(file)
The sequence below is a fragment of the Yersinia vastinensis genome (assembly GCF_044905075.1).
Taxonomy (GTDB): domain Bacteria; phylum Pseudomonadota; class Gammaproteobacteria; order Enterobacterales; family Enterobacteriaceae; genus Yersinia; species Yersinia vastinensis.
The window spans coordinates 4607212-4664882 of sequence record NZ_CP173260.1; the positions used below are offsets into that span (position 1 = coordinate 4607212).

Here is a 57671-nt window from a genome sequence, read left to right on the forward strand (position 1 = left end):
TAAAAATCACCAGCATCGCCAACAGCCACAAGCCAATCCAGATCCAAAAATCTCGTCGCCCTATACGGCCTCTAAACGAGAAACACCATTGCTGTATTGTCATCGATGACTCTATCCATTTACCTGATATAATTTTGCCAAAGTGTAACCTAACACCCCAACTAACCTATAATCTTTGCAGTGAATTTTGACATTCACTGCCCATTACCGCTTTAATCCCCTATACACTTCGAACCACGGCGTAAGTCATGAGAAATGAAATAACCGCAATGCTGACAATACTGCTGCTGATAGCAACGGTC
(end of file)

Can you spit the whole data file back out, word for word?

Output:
The sequence below is a fragment of the Yersinia vastinensis genome (assembly GCF_044905075.1).
Taxonomy (GTDB): domain Bacteria; phylum Pseudomonadota; class Gammaproteobacteria; order Enterobacterales; family Enterobacteriaceae; genus Yersinia; species Yersinia vastinensis.
The window spans coordinates 4607212-4664882 of sequence record NZ_CP173260.1; the positions used below are offsets into that span (position 1 = coordinate 4607212).

Here is a 57671-nt window from a genome sequence, read left to right on the forward strand (position 1 = left end):
TAAAAATCACCAGCATCGCCAACAGCCACAAGCCAATCCAGATCCAAAAATCTCGTCGCCCTATACGGCCTCTAAACGAGAAACACCATTGCTGTATTGTCATCGATGACTCTATCCATTTACCTGATATAATTTTGCCAAAGTGTAACCTAACACCCCAACTAACCTATAATCTTTGCAGTGAATTTTGACATTCACTGCCCATTACCGCTTTAATCCCCTATACACTTCGAACCACGGCGTAAGTCATGAGAAATGAAATAACCGCAATGCTGACAATACTGCTGCTGATAGCAACGGTC